By Jeanne Sager
YOUNGSVILLE March 01, 2002 Theres one reason Agnes Spielmann loves life in Youngsville but that one reason is enough.
People here are just good neighbors, she explained.
And Spielmann should know after all, shes been writing the Youngsville news column for the Democrat since 1964. She knows everything there is to know about life in the small hamlet on Route 52.
At 89, Spielmann has lived her whole life in Sullivan County.
And shes held several jobs in the community from her time at the Hotel Claire in Youngsville to the 13 years spent at Yaun Company in Liberty.
Shes raised three sons and served her community as president of the Youngsville PTA, member of the Youngsville School Board and president during its merger with the Jeffersonville school district, the oldest living member of the Ladies Aid of the Community Reformed Church, secretary of the Greenhill Cemetery Corporation and a member of the Youngsville Beautification Committee.
But her job these days, Spielmann said, is to keep up on the news in town so folks from Florida to Washington can keep up with the news back home.
Just when I start to think I better give this job up, someone tells me how much he or she enjoys reading my column, Spielmann said.
For Spielmann, keeping up with the news has always been a part of life.
Growing up as a youngster in Hankins, Spielmann, then Agnes McGuire, would perk up her ears at conversations in the store and come back with information for her mother, Amanda, to include in her Hankins column for the newspaper.
Spielmann recalls the hardships her family encountered growing up Amanda McGuire was widowed at 35, leaving her to raise five girls alone.
But the family made it through with the help of their neighbors. Hankins was, Spielmann recalls, a friendly town just like Youngsville.
Living in a town like that everyone was there with a helping hand, she remembered.
But Hankins has changed since the days of her youth, Spielmann said.
I think what really changed it was when they changed the railroad, she surmised.
Spielmann and her sisters were among the Long Eddy and Hankins children who hopped a train every weekday morning to attend high school classes in Callicoon.
The Hankins school ended after the sixth grade, but Spielmanns father, a railroad employee named Edward McGuire, made sure his girls had passes on the train.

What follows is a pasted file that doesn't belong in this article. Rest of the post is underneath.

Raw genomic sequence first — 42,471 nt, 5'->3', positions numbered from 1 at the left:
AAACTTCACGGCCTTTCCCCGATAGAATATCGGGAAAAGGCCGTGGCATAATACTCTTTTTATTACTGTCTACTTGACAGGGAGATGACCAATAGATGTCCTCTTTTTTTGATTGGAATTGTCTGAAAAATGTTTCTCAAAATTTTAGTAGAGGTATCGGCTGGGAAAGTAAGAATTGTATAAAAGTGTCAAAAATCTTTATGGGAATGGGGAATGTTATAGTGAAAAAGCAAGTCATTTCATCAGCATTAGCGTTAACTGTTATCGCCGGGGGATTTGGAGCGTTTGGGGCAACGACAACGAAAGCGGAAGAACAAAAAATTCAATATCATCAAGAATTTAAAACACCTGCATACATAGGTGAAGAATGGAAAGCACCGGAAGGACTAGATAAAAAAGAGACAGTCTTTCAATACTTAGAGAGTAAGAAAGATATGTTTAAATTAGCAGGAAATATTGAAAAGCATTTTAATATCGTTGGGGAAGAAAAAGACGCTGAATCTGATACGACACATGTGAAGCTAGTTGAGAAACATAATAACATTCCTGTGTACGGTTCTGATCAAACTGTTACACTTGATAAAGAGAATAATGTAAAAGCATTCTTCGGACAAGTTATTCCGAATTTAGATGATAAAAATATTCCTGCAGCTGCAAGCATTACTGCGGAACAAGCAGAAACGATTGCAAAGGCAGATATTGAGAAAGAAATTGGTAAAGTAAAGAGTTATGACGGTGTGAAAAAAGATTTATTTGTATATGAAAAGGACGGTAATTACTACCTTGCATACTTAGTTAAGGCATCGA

Each of the girls would get on the Erie locomotive at 8 a.m., joining the students whod already climbed aboard in Long Eddy.
Within 15 minutes, they were down in Callicoon.
We would stay in school until classes ended around 3:30 and then stay until the janitor closed up at 6 p.m., Spielmann explained.
The children would then walk down to the Erie train depot in Callicoon and wait for their ride home.
If they were anxious to get back to their house early, the children would sometimes walk. But that was a long trip, Spielmann said, over some steep hills.
Usually the train would stop in Callicoon again at 7 p.m., depositing the children on Main Street in Hankins 15 minutes later.
It was a long day, Spielmann remembers.
Even when busses came along, two years before her graduation in 1930, the vehicles had to go over back roads to Hortonville then cut back to Callicoon, sometimes getting caught in bad weather.
But Spielmann and her sisters all made the trips, carrying their lunch to school because, of course, there were no cafeterias at that time.
The only food offered by the school was soup made occasionally by home economics teacher Helen Morey.
And while the children waited for the returning locomotive to pick them up, they had time to complete their lessons.
After graduation, Spielmanns sisters Bertha Milk and Florence Bauer went on to work at the Delaware Valley school built in 1952 in Callicoon. Both are now retired and live in the area along with their sister Dorothy Gottschalk, who resides in Hankins with her husband Phil.
Their sister Helen Walters, a Port Jervis resident, passed away in 2000.
Spielmann moved out of Hankins in 1934 when she found a job at the Hotel Claire, then one of the grander hotels in the area.
Making my mother a promise never to go behind the bar, the Ed Manny family became my second family, Spielmann recalled.
It was there that Spielmann met her late husband, Karl. The couple lived in the Spielmann homestead on East Hill until they sold it in 1947, but they stayed in Youngsville, and Agnes fell in love with the community.
She raised her three sons there: Karl, who now lives with his wife, Solveig in Washington, D.C.; Gary, who lives with his wife Wendy in Kinderhook; and Glenn, who lives with his wife, Cindi, in Youngsville.
And Spielmann has kept an active role in her community, she said, because she loves people.
I enjoy being with people, and everyone here is so friendly, she explained. Whenever you need a helping hand, theres someone there, and I have a lot of friends.
Spielmann was honored in 1996 as a senior citizen of the year and last year received a special community service award from the Youngsville Volunteer Fire Department Ladies Auxiliary.
And writing her column has helped her keep in contact with the faces she doesnt get to see every day.
People are pretty good about calling in, she said. Thanks to a number of people, who help me out by writing up information and dropping it off, I always manage to keep Youngsville in the news.
Shes been blessed, she said, with a wonderful family and wonderful friends and by the people of Youngsville.
Youngsville is a special place, with special people, she said. I met my husband, raised my children, learned the meaning of community service and dedication, all in the town I write for.